In a day and age when many team books don’t have their full team assembled until the close of issue #6,it’s refreshing to read a comic that by issue #5 is already shaking up the team that’s been established. Mark Waid’s All-New All-Different Avengers isn’t afraid to shake things up, play with expectations, and go in completely different directions. The subplot from the end of the first arc rears its head in this issue in an unexpectedly malevolent manner, straining this new team of Avengers in surprising ways.
The strongest aspect of this series so far is the disparate characters, and how Waid manages to keep their voices true to who these characters are, despite a change in their circumstances. The upgrade to Avengers membership is a huge deal for new, young characters like Miles Morales, Kamala Kahn and Sam Alexander, and Mark Waid isn’t afraid to write these characters like the kids they are. They’re in over their head in some ways, and Waid exploits those feelings in a very natural way. In theory, it might seem a bit early to start cracking the team apart, but the issue reads in a very natural manner, that something like this was bound to happen at some point.
The biggest mystery surrounding this issue, is just why is Vision acting in the manner that he is. First, he started blackmailing Nova a couple of issues ago, and now he’s doing more outwardly sinister things, to undermine his teammates and sow distrust. And given his stature as a longstanding Avenger, it’s a dastardly ploy that works just as its supposed to. Waid is able to take a simple premise and twist it in exciting ways, and the core of what makes the issue work is how the relationships between these characters are evolving.
The three youngest members are a joy to read, and even when Kamala is put through the ringer, there’s something special about her interactions with Nova. These characters play off each other so well, despite their initial frustrations with one another, and I like seeing Nova fly off the handle against the Vision (which only serves to get him benched for the issue’s main mission). It’s reactions like this that really underscore just how well Mark Waid can write teenage characters, as Sam’s response feels like a natural one (albeit impulsive).
The kids aren’t the only characters to get focus in this issue, as Captain America and Thor get some brief moments as well. The first is, unfortunately, not real, but it’s a fun moment nonetheless. The end of the issue has Captain America discovering Thor’s secret identity, and I’m glad that Waid didn’t wait too long to have this be revealed. Waid’s storytelling in general on this book is refreshing in pace as he moves plotlines and characterization quickly forward, instead of taking too long a time to develop them that they become less interesting. In a lesser writer’s hands, the story would either be decompressed to the point of losing a sense of urgency, not to mention the reader’s interest, OR rushed through without making the plot meaningful to the characters. Instead, Waid manages to instill the issue with enough meaning and pathos, while also making it a fast-paced, enjoyable read. This book has become my favorite current Avengers title, with its strong focus on both plot and characterization in equal measure.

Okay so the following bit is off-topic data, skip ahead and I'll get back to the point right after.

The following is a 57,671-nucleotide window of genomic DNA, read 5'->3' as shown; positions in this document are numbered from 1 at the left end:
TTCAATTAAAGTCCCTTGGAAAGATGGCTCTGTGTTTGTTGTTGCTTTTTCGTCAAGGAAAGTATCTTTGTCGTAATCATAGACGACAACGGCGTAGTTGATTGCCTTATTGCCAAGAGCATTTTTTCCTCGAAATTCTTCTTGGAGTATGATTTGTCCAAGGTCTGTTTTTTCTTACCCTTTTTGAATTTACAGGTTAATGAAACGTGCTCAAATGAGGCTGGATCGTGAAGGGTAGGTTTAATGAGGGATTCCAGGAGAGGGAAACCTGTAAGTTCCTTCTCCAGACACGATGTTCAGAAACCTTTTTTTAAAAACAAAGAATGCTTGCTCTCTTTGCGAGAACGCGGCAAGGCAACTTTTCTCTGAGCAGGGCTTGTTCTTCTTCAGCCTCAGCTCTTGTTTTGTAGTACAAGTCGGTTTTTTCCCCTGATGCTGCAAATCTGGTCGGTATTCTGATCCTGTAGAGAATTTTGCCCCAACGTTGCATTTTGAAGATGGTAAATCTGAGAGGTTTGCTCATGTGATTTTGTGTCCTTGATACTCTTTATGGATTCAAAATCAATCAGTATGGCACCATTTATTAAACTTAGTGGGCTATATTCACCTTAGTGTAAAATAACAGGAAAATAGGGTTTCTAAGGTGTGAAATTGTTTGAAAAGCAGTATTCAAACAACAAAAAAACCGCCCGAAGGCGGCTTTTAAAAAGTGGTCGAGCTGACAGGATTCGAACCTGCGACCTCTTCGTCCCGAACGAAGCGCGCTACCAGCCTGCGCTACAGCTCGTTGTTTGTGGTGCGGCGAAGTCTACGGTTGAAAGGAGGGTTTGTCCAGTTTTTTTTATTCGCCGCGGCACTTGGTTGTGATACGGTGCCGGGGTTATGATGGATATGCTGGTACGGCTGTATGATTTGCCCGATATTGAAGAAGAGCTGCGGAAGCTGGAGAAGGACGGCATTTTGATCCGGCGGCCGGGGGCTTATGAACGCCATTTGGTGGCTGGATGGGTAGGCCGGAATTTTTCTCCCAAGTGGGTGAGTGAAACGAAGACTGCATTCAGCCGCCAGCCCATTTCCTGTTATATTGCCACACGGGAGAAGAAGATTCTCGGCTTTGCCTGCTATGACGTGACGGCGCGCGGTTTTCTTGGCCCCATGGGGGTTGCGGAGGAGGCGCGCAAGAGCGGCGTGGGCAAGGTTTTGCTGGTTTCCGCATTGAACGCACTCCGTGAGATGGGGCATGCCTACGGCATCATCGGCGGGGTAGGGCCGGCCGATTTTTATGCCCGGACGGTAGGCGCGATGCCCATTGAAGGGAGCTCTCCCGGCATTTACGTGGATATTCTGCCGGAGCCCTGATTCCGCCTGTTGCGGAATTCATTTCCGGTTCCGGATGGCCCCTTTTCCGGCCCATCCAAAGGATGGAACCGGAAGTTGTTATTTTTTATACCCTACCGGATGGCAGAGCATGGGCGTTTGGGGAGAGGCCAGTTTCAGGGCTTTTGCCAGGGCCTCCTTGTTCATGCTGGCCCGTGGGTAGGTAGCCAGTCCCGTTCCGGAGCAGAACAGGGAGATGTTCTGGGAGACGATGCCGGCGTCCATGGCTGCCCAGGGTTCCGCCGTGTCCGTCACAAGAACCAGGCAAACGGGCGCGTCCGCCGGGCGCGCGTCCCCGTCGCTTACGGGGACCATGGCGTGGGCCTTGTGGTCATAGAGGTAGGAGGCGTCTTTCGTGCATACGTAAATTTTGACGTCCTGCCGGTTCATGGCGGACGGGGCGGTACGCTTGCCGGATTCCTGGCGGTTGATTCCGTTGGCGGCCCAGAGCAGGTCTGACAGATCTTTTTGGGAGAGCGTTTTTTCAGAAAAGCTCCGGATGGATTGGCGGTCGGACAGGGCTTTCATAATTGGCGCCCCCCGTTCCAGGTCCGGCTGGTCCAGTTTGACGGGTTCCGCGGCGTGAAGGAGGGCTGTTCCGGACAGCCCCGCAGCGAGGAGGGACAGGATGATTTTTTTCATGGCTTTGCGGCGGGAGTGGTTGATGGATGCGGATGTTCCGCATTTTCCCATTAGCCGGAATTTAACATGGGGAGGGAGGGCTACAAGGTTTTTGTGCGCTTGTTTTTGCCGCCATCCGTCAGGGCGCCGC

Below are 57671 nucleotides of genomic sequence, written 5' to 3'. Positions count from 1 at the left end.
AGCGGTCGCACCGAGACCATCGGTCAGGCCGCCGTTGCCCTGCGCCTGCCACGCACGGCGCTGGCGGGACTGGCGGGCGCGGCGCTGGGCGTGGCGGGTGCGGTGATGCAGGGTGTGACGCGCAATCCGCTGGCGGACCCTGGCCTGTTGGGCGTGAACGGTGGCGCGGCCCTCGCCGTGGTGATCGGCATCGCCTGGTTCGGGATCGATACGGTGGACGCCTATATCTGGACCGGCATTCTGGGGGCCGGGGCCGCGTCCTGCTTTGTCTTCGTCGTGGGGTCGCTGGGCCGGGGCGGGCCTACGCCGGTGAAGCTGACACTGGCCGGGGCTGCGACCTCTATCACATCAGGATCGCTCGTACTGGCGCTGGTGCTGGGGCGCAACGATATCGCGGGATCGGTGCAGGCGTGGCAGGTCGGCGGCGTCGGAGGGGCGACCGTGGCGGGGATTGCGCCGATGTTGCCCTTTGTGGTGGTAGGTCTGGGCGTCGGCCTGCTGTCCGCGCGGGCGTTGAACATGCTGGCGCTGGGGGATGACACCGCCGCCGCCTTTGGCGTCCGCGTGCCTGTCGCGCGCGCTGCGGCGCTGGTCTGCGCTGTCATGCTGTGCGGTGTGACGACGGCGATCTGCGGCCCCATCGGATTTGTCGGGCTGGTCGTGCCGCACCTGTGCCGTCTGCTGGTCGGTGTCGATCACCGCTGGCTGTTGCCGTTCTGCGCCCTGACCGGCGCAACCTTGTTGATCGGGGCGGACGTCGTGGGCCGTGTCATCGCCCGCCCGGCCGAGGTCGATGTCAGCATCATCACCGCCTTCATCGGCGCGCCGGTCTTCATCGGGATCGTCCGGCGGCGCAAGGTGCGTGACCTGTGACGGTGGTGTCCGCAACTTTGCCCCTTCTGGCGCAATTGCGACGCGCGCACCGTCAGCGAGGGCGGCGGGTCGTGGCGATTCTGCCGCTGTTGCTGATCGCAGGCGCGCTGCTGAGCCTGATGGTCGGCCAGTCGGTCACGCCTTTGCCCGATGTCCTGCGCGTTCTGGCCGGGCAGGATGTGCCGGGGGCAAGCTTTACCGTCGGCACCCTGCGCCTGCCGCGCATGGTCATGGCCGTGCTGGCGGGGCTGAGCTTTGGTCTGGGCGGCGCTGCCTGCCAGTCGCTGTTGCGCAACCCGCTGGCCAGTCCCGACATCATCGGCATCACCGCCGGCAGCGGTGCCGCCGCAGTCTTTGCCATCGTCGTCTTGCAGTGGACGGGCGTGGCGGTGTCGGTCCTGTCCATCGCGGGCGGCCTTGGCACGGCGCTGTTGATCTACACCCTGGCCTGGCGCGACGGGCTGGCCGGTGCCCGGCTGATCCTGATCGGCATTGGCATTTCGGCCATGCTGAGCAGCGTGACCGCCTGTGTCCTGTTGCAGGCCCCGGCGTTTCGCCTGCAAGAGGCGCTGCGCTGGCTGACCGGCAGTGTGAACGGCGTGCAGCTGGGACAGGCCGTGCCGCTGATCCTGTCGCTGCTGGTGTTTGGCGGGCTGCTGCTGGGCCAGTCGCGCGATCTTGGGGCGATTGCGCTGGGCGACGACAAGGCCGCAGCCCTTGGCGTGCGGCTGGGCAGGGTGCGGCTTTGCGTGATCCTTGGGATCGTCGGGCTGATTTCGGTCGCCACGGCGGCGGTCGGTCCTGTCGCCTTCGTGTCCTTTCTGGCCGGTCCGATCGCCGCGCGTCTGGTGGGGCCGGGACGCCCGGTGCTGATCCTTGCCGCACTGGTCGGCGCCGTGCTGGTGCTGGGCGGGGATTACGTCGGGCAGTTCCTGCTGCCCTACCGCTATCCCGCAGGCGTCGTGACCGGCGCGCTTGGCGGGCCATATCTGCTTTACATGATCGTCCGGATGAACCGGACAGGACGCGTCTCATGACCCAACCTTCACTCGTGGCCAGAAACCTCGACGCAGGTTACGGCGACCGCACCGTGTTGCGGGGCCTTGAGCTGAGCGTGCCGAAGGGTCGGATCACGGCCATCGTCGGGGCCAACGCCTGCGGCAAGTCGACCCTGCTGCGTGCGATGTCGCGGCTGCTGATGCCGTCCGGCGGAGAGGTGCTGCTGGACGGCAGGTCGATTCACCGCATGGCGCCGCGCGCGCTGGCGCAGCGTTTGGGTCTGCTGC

Mahmud Asrar ups his game in this issue, as it felt like a much more well put together effort visually compared to last issue. There’s a lot of different types of characters on this team’s roster, and yet he deftly manages to portray each character in their own distinct visual style. Given how character-centric this book is, he manages to give each character their due. The last page is a haunting visual, and captures Captain America’s sudden surprise and shock quite well. A particular visual standout is the sinister look on Vision’s face throughout the issue, as it’s actually quite unsettling (which is what makes it so perfect, punctuating the moment each time he does something devious, malicious or sinister).
This book continues to be a welcome addition to the Avengers pantheon of stories. Given how the last few years have been full of plot-heavy Avengers books, it’s nice to see Waid return to smaller-scale storytelling, with a strong emphasis and focus on solid characterization. It’s what makes me want to read on, to see more of how this new team interacts with each other, and how they pull together in the face of their enemies.
Waid manages to instill the issue with enough meaning and pathos, while also making it a fast-paced, enjoyable read.